Monday, January 11, 2010

The Texas SBOE’s Foray Into Revisionist History

We all knew it was coming, but the Austin American-Statesman has a rather in-depth article on recent actions of the Texas State Board of Education’s in their project to rewrite the state’s social studies curriculum.

The article is a revelation, if you will, on how the board of education, led by conservative evangelical Chair Gail Lowe, is attempting to do something that is usually anathema to conservatives, by a twisting around of the truth. By a reinterpretation of what we know about American history.

By engaging in what is known in the field as “Revisionist History.”

Firstly, why is this anathema to conservatives? Well, the analogy to revising what we know about American history is in the reinterpretation of what the founding fathers meant in their drafting of the founding documents of the federal government: the US Constitution. Conservatives are all about “strict construction,” that is, not reading more into the meaning of the constitution other than what was originally intended by those who wrote it.

So in engaging in a revisionist view of American history conservative evangelical members of the SBOE are in effect doing to history what progressive liberal Supreme Court Justices have done to the constitution in the past - much to the consternation of conservative justices.

Now, how does what the conservative evangelicals are trying to do to the social studies curriculum constitute revisionism?

First, as shown in the Statesman article, advisors who have been hired to help rewrite the curriculum have grasped two conflicting ideas and unbelievably melded them together as one doctrine.

From the American-Statesman:

“Barton and Marshall [the evangelical consultants] were among six reviewers chosen by the board to make suggestions for changing the curriculum. Their key recommendations for revision include more emphasis on documents from early America like the Mayflower Compact of 1620, written by Christian pilgrims who wanted religious freedom, or adding the Bible to sources that influenced the creation of significant documents when America was founded. If their changes are accepted, students who now receive a more generic overview of religious freedom and its importance in the country's founding would be taught that the nation's founders wanted to shape America based on biblical principles.”
So let me get this straight. What we have here is some cherry picking on the part of these two consultants to bring about a reintroduction of Christian religious doctrine in the public school curriculum.

Yes, the Mayflower Compact, the governing document of the Plymouth Colony, established a government in Plymouth, and the compact is purported to have been made “for the Glory of God and advancement of the Christian Faith and Honour of our King and Country,” the actual reason it was drawn up was to cover a change in plans.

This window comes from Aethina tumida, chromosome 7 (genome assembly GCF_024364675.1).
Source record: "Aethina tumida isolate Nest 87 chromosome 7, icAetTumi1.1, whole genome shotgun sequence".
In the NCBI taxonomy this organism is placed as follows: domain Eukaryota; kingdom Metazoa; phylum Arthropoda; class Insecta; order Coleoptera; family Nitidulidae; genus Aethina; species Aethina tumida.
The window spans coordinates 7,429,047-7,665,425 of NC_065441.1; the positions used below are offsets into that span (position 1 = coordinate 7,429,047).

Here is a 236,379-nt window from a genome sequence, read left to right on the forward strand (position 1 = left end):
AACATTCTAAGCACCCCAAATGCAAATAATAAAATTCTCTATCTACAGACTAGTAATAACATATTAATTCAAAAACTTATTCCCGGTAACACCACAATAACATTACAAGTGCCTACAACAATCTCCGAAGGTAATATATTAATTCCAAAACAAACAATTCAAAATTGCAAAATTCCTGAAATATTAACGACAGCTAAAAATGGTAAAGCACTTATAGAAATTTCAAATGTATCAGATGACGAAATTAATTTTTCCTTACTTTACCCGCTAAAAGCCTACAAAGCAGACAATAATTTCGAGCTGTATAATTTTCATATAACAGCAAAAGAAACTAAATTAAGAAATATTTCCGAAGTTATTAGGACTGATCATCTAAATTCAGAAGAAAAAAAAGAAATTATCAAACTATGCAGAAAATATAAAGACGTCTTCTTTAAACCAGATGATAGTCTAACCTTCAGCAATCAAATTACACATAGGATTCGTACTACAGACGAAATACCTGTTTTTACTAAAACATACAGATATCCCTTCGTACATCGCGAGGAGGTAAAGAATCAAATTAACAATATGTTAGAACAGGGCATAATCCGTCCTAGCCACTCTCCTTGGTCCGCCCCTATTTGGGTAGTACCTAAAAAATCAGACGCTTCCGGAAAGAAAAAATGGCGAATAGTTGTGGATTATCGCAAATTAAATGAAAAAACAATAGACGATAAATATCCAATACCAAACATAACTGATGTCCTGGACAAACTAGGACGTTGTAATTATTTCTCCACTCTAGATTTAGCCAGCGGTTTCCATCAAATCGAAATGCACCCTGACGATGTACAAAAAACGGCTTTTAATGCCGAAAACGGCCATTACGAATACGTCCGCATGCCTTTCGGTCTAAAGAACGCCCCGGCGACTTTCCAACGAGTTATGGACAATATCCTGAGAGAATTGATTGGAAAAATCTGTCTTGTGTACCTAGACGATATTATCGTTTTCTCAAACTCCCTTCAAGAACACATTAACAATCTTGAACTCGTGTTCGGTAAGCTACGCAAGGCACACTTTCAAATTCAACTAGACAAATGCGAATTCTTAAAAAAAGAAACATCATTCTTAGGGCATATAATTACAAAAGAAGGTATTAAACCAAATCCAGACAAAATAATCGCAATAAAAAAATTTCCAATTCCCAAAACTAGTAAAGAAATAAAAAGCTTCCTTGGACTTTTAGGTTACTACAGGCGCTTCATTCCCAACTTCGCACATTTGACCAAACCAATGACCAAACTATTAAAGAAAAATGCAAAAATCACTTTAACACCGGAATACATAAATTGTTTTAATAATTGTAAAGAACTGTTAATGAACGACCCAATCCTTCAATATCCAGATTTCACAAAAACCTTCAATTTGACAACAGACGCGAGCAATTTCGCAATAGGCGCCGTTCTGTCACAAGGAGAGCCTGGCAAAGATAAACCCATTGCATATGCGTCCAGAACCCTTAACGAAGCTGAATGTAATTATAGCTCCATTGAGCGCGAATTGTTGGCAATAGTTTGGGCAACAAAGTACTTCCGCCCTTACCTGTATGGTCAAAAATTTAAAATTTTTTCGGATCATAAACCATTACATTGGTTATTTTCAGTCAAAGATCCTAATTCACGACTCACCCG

The pilgrims, it turns out, were originally supposed to land and settle at the mouth of the Hudson River, in lands owned by the Virginia Company. A change in plan caused them to settle further north, in Massachusetts. This, we now know, caused several of the settlers, not of the Puritan faith, to claim that they were free to act independently from the Puritans. The Mayflower Compact nixed that plan.

But now we are to accept the surficial notion that the government was established to further Christianity.

Nothing could be further from the truth. In fact, if your average run-of-the-mill Puritan were asked whether they were establishing a government-sponsored religion, their form of that religion no less, they would have recoiled in revolt. If anything, Puritans were all about escape from religious persecution.

That’s why they emigrated to America.

That the founding founders, the framers of the constitution were also Christians who wished to establish a Christian nation is also laughable.

Most of the Founding Fathers were non-Christians and were known as Deists. Indeed Thomas Jefferson is famously cited as having written, later in life in a letter to letter to Dr. Thomas Cooper, these words:

“Christianity neither is, nor ever was a part of the common law.”

But now we are being made to believe, by these two Christian revisionists of American history, that not only did the pilgrims intend a Christian government (when they were escaping a government that was trying to impose a religion upon them), but so were the Founding Fathers, when that was the last thing on their minds.

All of this in the guise of establishing a specific religious creed on Americans who are of ever-expanding diverse backgrounds. In a school system supported by taxpayer dollars.

All I have to wonder is this then. If the SBOE and its neoconservative evangelical members get their way and succeed in establishment of Christianity as the required religion in Texas, what is next?


1 comment:

Rebecca Bell-Metereau said...

Whatever happened to the separation of church and state? Or a nation founded on religious freedom? We need to keep personal politics out of education and bring the focus of the board back to the educating the children of Texas in a fair and balanced way. This is why I am running for State Board of Education, District 5.
-Rebecca Bell-Metereau